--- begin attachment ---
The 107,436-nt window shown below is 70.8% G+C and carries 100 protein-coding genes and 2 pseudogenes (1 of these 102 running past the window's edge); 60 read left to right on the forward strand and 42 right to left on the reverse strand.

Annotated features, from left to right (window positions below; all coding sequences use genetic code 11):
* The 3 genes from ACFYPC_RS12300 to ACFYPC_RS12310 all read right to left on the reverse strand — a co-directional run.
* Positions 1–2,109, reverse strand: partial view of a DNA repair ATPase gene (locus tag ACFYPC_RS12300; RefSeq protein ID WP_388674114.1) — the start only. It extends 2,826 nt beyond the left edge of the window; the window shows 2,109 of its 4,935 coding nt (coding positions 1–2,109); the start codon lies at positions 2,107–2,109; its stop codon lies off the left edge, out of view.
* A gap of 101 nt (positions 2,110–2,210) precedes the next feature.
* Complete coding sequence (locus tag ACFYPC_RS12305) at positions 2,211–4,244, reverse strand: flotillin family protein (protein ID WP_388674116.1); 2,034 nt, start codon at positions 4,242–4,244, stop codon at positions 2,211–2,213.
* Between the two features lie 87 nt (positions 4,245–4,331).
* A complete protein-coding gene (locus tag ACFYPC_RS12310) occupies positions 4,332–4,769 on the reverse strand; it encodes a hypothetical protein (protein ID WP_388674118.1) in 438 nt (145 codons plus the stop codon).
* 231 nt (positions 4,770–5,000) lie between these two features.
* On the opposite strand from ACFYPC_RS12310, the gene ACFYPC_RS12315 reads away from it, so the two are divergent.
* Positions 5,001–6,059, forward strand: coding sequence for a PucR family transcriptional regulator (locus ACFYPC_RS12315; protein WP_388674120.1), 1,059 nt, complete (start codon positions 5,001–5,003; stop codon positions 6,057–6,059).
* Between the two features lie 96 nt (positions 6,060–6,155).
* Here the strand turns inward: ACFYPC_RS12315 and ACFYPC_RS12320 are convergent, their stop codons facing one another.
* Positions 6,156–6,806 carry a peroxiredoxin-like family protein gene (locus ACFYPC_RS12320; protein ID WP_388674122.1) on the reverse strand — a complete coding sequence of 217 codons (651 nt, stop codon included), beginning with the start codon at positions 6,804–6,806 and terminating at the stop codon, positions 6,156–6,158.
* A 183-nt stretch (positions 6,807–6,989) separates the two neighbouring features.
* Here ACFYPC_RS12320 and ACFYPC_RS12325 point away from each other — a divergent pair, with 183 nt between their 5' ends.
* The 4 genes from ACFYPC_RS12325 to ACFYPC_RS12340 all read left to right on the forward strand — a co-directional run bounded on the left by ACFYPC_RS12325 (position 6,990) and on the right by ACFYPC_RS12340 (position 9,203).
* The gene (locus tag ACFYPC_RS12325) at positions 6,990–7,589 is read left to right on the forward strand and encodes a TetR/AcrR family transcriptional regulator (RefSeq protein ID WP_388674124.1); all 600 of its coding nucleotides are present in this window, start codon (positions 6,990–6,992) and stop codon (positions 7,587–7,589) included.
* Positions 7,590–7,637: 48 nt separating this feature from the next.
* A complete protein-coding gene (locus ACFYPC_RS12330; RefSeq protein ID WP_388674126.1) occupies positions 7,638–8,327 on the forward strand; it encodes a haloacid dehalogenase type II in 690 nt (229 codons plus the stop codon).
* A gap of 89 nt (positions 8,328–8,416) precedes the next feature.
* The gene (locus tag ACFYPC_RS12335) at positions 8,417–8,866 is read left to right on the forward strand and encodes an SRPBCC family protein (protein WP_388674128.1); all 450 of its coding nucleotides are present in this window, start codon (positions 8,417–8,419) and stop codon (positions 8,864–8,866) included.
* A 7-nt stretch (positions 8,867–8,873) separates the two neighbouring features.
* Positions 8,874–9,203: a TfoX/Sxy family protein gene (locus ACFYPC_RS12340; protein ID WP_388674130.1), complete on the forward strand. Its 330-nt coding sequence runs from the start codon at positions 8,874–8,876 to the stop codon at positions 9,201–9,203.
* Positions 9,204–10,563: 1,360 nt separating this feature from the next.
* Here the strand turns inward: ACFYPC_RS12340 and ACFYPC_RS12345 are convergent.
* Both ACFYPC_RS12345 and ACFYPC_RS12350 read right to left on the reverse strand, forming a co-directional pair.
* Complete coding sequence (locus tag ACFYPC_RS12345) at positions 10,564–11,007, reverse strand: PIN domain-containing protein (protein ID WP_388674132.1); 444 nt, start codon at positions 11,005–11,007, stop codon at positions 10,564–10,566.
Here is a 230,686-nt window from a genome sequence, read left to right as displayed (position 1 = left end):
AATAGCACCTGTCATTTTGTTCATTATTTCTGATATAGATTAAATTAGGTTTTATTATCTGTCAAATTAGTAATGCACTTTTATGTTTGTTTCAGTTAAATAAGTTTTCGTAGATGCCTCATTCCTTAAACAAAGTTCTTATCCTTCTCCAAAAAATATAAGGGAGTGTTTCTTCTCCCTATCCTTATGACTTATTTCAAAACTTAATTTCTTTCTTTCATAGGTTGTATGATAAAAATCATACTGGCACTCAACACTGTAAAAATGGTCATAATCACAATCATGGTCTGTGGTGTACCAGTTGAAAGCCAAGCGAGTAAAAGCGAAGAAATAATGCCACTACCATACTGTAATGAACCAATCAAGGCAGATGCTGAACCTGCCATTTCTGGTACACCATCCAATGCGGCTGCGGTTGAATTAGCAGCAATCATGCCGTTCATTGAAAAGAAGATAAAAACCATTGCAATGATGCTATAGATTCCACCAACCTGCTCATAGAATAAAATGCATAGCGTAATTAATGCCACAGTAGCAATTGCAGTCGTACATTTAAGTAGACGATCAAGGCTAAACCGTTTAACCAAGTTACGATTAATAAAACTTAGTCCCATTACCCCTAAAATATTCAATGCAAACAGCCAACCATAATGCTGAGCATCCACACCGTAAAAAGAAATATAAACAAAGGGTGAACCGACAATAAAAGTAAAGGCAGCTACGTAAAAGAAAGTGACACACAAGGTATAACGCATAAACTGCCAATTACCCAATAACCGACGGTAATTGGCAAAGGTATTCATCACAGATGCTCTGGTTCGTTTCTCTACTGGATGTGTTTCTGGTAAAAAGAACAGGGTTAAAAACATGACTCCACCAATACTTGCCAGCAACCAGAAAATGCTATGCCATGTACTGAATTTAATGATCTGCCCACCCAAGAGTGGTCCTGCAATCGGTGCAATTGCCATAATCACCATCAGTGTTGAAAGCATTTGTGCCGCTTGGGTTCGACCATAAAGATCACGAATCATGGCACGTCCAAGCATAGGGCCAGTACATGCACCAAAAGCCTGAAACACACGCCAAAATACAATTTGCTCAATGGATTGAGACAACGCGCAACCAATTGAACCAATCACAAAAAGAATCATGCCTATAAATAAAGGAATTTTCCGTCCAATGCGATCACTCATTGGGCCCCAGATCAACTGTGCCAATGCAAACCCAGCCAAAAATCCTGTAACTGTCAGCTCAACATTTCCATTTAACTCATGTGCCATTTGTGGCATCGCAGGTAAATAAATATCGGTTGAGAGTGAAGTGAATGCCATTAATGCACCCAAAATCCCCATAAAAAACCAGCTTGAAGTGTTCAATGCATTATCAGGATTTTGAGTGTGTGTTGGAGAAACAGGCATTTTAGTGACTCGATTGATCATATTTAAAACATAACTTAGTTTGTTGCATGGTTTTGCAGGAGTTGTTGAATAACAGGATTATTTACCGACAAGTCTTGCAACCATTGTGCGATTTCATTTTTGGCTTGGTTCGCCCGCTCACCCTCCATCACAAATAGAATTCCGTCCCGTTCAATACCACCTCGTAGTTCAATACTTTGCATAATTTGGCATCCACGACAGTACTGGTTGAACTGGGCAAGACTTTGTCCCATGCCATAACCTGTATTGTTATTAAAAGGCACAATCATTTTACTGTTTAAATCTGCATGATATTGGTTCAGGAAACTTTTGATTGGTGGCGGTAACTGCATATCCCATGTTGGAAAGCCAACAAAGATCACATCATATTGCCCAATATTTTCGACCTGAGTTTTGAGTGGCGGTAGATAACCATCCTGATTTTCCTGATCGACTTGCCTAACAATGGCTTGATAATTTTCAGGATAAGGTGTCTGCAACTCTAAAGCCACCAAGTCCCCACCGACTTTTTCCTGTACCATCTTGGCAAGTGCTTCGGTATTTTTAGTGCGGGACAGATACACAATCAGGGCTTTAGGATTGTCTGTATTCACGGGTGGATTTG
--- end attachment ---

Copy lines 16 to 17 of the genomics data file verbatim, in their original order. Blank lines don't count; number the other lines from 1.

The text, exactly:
* Here ACFYPC_RS12320 and ACFYPC_RS12325 point away from each other — a divergent pair, with 183 nt between their 5' ends.
* The 4 genes from ACFYPC_RS12325 to ACFYPC_RS12340 all read left to right on the forward strand — a co-directional run bounded on the left by ACFYPC_RS12325 (position 6,990) and on the right by ACFYPC_RS12340 (position 9,203).